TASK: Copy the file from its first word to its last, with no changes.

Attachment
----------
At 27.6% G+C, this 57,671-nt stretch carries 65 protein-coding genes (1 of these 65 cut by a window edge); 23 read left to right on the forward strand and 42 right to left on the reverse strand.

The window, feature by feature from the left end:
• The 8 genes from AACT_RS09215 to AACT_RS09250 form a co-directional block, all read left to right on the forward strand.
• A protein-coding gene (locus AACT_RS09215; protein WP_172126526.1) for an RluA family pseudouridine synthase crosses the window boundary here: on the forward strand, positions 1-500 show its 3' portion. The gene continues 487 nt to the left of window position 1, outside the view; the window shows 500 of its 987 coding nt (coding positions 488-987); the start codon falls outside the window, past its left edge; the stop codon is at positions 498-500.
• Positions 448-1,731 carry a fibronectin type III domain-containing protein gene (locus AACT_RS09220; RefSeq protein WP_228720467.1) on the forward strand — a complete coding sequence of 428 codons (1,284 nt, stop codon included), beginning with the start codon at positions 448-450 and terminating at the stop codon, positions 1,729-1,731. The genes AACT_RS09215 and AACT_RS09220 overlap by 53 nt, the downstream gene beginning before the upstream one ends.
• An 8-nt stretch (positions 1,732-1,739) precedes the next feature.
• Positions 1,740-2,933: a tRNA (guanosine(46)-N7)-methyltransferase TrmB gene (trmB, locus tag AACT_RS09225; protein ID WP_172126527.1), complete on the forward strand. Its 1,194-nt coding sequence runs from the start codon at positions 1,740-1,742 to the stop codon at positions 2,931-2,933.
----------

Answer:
At 27.6% G+C, this 57,671-nt stretch carries 65 protein-coding genes (1 of these 65 cut by a window edge); 23 read left to right on the forward strand and 42 right to left on the reverse strand.

The window, feature by feature from the left end:
• The 8 genes from AACT_RS09215 to AACT_RS09250 form a co-directional block, all read left to right on the forward strand.
• A protein-coding gene (locus AACT_RS09215; protein WP_172126526.1) for an RluA family pseudouridine synthase crosses the window boundary here: on the forward strand, positions 1-500 show its 3' portion. The gene continues 487 nt to the left of window position 1, outside the view; the window shows 500 of its 987 coding nt (coding positions 488-987); the start codon falls outside the window, past its left edge; the stop codon is at positions 498-500.
• Positions 448-1,731 carry a fibronectin type III domain-containing protein gene (locus AACT_RS09220; RefSeq protein WP_228720467.1) on the forward strand — a complete coding sequence of 428 codons (1,284 nt, stop codon included), beginning with the start codon at positions 448-450 and terminating at the stop codon, positions 1,729-1,731. The genes AACT_RS09215 and AACT_RS09220 overlap by 53 nt, the downstream gene beginning before the upstream one ends.
• An 8-nt stretch (positions 1,732-1,739) precedes the next feature.
• Positions 1,740-2,933: a tRNA (guanosine(46)-N7)-methyltransferase TrmB gene (trmB, locus tag AACT_RS09225; protein ID WP_172126527.1), complete on the forward strand. Its 1,194-nt coding sequence runs from the start codon at positions 1,740-1,742 to the stop codon at positions 2,931-2,933.